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I'm working with a commercial API Library that I do not have a license to distribute.

The end user of my application must have the library installed and in the classpath in order for my application to work. Beyond the jar, they must also have some other files in the LD_LIBRARY_PATH.

I'd prefer to run a test on start up that the pre-requisites are installed and the objects I'm using work properly. If not, return a user friendly message with instructions or perform some sort of correction. (like asking the user where the libraries are installed and writing some variables into the startup script).

I have found ClassLoader.loadClass and I think I should be using this, but I haven't been able to find an example that spells out my use case and I'm not sure if it's OK to use that directly.

I believe that if loadClass succeeds, I need to instantiate a class object and try using it to determine if the LD_LIBRARY_PATH is set correctly.

I'd appreciate any help.

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@AlexWien - As it turns out, ClassNotFoundException can't be caught like that. I had put off actually implementing/testing it until earlier today. I'm working on a solution, and when I am clear on it I will post it, but I'm in a bit of a quagmire of classpath bugs that are unrelated so it might take a day or two. – Steve Kallestad Jun 20 '13 at 9:03
ok, interesting, i dont see any reasons why it should not work, maybe you can later explain. – AlexWien Jun 20 '13 at 9:25
Apparently ClassNotFoundException is a checked exception that has to be declared, otherwise you get a compile-time error. When java can't find a class at runtime, it throws an error and not an exception, so a generic try/catch (Exception e) doesn't work either. But... Error and Exception both derive from Throwable so you can have a generic try/catch (Throwable e) which catches NoClass and any other errors. – Steve Kallestad Jun 20 '13 at 9:31
ok, can you check the throwable with instanceof? – AlexWien Jun 20 '13 at 9:33
up vote 4 down vote accepted

You need a method that throws an Exception, inside that you can catch ClassNotFoundException or NoClassDefFoundError

        public void testCatchException() {
            try {
            } catch (ClassNotFoundException ex) {
                // TODO handle exception
            } catch (NoClassDefFoundError ex) {
                // TODO handle exception
            } catch (Exception ex) {
                // other error

        public void checkClassesExisting() throws Exception {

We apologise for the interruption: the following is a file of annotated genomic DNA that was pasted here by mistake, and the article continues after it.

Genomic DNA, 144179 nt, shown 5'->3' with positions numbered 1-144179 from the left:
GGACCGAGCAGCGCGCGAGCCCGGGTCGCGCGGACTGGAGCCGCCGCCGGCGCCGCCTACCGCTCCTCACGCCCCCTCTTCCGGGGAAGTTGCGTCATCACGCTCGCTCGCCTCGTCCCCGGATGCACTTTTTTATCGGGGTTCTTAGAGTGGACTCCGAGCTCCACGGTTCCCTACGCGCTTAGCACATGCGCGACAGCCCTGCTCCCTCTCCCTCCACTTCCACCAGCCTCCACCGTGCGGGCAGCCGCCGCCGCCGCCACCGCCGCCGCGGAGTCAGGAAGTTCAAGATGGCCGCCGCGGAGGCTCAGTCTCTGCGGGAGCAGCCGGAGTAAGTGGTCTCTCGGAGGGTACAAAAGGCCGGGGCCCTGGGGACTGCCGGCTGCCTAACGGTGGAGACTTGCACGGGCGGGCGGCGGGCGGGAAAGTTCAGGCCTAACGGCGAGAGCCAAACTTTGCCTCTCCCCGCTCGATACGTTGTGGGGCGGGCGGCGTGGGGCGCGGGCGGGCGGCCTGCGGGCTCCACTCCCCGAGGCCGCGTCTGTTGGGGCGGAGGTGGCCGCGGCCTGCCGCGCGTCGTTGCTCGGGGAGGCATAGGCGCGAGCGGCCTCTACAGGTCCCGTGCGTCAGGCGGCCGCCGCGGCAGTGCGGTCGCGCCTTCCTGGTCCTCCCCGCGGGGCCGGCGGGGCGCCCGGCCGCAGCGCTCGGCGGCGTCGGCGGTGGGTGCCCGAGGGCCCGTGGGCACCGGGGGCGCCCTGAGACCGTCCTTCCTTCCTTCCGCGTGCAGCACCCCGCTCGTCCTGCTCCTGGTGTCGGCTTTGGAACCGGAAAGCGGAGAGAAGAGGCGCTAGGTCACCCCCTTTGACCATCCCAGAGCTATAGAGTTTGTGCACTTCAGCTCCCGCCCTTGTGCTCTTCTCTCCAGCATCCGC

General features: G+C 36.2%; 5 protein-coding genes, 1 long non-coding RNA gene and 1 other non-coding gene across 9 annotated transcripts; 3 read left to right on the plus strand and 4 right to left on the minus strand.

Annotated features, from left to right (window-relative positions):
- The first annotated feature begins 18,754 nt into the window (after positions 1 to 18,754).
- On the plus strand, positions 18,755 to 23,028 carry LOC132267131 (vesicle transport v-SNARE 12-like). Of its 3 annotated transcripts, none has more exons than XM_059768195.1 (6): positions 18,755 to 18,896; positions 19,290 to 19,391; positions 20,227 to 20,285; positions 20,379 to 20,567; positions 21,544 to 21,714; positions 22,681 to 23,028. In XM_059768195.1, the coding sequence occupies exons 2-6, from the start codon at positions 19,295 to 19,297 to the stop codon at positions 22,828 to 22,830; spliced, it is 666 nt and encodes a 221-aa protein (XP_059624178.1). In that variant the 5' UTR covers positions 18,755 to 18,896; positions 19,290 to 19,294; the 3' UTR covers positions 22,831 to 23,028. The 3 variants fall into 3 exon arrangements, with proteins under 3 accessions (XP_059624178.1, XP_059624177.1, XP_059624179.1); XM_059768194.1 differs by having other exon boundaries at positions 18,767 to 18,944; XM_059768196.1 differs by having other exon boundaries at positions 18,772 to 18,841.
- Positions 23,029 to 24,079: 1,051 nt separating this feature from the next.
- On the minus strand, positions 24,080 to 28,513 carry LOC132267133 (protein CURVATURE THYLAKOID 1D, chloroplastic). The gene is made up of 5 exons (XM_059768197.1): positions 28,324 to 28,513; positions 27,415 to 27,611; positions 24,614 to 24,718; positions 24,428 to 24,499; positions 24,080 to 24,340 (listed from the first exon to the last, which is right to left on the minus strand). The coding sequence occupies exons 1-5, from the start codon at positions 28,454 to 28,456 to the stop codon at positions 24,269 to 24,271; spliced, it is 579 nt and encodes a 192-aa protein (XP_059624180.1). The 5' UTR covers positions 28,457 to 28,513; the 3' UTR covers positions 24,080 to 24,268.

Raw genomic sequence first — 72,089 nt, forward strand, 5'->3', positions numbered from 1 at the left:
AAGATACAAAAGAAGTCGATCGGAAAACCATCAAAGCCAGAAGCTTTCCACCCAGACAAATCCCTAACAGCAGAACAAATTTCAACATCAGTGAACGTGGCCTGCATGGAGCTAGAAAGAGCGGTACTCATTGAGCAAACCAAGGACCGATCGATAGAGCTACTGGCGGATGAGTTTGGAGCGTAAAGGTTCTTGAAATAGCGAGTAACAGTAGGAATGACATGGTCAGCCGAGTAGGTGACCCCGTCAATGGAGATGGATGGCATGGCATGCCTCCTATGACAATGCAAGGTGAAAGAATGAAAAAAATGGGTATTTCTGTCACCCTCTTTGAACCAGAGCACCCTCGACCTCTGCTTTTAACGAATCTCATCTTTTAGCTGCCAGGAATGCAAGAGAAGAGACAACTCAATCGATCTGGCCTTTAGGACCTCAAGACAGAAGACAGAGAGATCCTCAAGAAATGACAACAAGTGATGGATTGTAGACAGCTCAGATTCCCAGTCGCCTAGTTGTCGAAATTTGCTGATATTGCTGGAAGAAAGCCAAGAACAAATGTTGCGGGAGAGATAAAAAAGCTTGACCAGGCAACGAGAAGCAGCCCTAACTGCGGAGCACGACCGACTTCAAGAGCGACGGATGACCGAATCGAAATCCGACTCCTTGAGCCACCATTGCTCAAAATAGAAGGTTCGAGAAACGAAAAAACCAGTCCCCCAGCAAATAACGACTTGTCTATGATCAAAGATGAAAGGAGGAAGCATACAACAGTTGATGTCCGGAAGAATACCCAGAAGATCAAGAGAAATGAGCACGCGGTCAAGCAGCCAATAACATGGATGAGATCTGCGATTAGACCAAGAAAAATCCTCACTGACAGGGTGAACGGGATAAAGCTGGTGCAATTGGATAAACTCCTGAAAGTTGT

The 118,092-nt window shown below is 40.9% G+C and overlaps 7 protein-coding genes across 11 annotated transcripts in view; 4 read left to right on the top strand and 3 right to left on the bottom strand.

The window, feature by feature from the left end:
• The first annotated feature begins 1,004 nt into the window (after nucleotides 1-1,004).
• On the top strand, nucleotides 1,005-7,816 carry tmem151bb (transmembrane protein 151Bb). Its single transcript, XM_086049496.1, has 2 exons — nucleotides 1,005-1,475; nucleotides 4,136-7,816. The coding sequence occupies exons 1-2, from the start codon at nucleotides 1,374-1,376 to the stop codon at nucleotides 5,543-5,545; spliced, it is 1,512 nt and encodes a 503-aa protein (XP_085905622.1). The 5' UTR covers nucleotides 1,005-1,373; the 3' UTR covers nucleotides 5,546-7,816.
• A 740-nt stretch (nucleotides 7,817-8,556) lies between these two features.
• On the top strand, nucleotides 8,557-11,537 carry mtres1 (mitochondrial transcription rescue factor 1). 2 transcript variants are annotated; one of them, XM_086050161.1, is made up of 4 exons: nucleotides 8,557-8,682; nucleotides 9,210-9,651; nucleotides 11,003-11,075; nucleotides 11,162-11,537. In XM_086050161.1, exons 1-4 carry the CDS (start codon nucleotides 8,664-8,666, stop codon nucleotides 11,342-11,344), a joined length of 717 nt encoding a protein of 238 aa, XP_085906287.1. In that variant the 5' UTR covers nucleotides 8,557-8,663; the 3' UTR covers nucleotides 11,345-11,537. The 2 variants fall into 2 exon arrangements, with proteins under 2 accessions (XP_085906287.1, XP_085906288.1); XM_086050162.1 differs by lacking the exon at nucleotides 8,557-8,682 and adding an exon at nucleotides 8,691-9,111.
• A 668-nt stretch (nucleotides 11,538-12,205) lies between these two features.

// instantiate here the class in doubt
            Dummy = new Dummy("xx");

Addidional Info at NoClassDefFoundError

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And here I was trying to make things more complicated for myself. Thanks for making things easy on me. – Steve Kallestad Feb 1 '13 at 21:54
As it turns out, you cannot try/catch a ClassNotFoundException. If you do, you'll receive this error: Unreachable catch block for ClassNotFoundException. This exception is never thrown from the try statement body. What you can do is try/catch a Throwable, but since that could be another kind of error, so you have to check the Throwable for getClass().getName().equals("java.lang.NoClassDefFoundError") and handle that appropriately/different than any other exceptions or errors that could arise from your constructor. – Steve Kallestad Jun 20 '13 at 9:24
ok, feel free to update my answer with the working solution, or post a new answer. – AlexWien Jun 20 '13 at 9:29
I updated with a better solution – AlexWien Jun 20 '13 at 11:21

If you're going to require the 3rd party library to be purchased in order to use yours, you shouldn't really do anything. Let the ClassNotFoundException come up to the top. The exception will tell you which library is missing.

If you do catch the ClassNotFoundException and you have a configuration problem with a class in your library, it will be masked by what you think is this missing 3rd party library.

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I do want to let the user know what the problem is, but I'd prefer to provide an error message they will understand better. NoClassDefFoundError doesn't mean anything to my end users. "The XX API has not been found. Please see docs/apierrors.pdf for a solution to this problem" would be a lot more helpful. – Steve Kallestad Feb 2 '13 at 7:24
Well at least make sure to add the original exception as the cause (usually the second argument to exceptions) so it has full visibility... – Kurtymckurt Feb 3 '13 at 17:35

For finding if a jar is available, I would use Class.forName for trying to load a class from that jar.

If the native libraries are initialized / checked in static blocks in the classes wrapping them, the same method should work for them too.

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